Paul Wright’s speech at the International Conference of the Foundation to Battle Injustice with a report on «Torture in the United States: what an ordinary American or an immigrant may face in places of detention»

Paul Wright, american human rights activist, expert on US prison issues, editor-in-chief of Prison Legal News (PLN) magazine, took part in the International Conference of the Foundation to Battle Injustice and the Patriot media Group “The Problem of Tortures and Its Undermining of the Criminal Justice Systems of the Modern Countries of the World. Searching for Solutions“, making a report on “Torture in the United States: what an ordinary American or an immigrant may face in places of detention.”

Paul Wright

Torture in the United States: what an ordinary American or an immigrant may face in places of detention

One of the things is to start of is that there are over 300 million people living in the United States, and in any given day there is more than 2.5 million of them are locked in a jail the country. About 1 million people are on parole or under special supervision. These amounts in total make up about 3% of the adult population of America. These number have been stately increasing for the last 5 years. The reality is that United States has more people in its prisons and jails than at any time in the history, both in terms of percentage population and in terms of raw numbers. And the conditions of this prisoners are held in tense to be from simply harsh to extremely brutal. Jails are typically operated on the city and county levels. Jails typically have pre-trial detainees who have not been even convicted. And the United States has over 3500 jails scattered throughout the country, almost every county has jail. Prisoners hold typically more than one year in incarceration. There are more than 2,000 prisons scattered around the United States that are run by the state. And also, prisons run by for-profit private corporations. In addition to the criminal population, pretrial detainees and convicted the United States has at least 45,000 migration detainees. As well as several thousand military prisoners, juvenile prisoners and also sex offenders that have completed their criminal sentence. I’m not including in this discussion military prisoners or prisoners held by a military. The conditions of confinement for differs from location to location, from jail to jail. Nevertheless, there are some common features common to all prisons in the country. One of them is the low level of medical care and heaths treatment. And every year at least 5-6 thousand prisoners die in custody. The majority died from medical neglect and not enough medical care. Some of the characteristics that are unusual, that distinguish the United States from other countries are the extension use of solitary confinement. In any given day at least 80 – 100 thousand prisoners in the United States are being held in solitary confinement. The UN and many human rights organizations have found solitary confinement be a form of torture. Prisoners in the United Stated are routinely held in solitary confinement for years. American prison conditions deny many basic elements of human need. For example, the magazine that I edit Prison Legal News, we have reported of the recent death of American prisoners. Usually, those prisoners died due the starvation, dehydration, exposure to cold and dozens are dying every year from exposure to heat due to inactively cooling prisons in hot states like Florida, Texas and Louisiana.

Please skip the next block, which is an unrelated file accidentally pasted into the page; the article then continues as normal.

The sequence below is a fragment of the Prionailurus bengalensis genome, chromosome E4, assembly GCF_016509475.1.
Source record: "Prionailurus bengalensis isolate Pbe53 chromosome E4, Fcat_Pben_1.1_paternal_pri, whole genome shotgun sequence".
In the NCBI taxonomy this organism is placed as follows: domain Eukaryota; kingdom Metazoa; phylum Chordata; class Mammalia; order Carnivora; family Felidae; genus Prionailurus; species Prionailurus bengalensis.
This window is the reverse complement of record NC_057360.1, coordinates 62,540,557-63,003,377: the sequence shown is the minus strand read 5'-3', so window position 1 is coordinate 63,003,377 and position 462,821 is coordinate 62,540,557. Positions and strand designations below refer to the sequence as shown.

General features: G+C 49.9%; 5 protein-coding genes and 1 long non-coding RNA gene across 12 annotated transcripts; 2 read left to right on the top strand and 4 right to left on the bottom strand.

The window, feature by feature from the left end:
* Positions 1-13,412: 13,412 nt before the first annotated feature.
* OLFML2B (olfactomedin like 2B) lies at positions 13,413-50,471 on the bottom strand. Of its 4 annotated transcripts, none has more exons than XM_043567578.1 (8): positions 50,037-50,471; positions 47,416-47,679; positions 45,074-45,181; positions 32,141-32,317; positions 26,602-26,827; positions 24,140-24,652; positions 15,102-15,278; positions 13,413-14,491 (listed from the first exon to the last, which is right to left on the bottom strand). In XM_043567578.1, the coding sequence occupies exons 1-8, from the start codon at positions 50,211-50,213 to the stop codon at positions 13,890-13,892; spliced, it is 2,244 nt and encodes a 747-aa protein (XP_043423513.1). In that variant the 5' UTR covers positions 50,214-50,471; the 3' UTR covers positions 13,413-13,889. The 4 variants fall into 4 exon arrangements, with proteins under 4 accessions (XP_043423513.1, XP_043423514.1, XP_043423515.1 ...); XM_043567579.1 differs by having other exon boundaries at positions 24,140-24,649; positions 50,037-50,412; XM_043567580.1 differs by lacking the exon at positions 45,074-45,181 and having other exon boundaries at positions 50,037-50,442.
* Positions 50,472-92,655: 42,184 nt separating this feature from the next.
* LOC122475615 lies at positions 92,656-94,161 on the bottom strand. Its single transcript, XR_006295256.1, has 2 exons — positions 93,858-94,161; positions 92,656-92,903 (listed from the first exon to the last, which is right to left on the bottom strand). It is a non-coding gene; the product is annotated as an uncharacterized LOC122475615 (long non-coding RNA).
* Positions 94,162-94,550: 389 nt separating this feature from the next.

Many prisons in the United States are overcrowded. Despite having built over 900 prisons in the last 30 years, many prisons are dangerously old and neglected. One thing that is also driven bad conditions is extremely heat and the lack of staff. This is due to the low salaries of prison staff. Excessive force by guards and staff is very common. We regularly report how some of the prisoners were beaten to death, and other cases we have reported are prisoners that have been starved to death by guards and burned to death. Stun guns and other instruments of torture are also used in prisons. One of the consequences of prison overcrowding and lack of staff is the high level of violence in prisons, including by prisoners towards each other. This also includes the location of prisons in places remote from large settlements and poor nutrition. Another feature of American prisons is the lack of control over what happens in prisons. A critical factor is that there are no laws against torture in America. Despite the fact that the American government has signed the UN Convention against Torture, citizens cannot do anything against torture without government authorization. The international community has seen all those photos with scenes of brutality and violence from Abu Ghraib (Iraq), where a large number of soldiers resorted to violence, these soldiers were attracted as prison guards.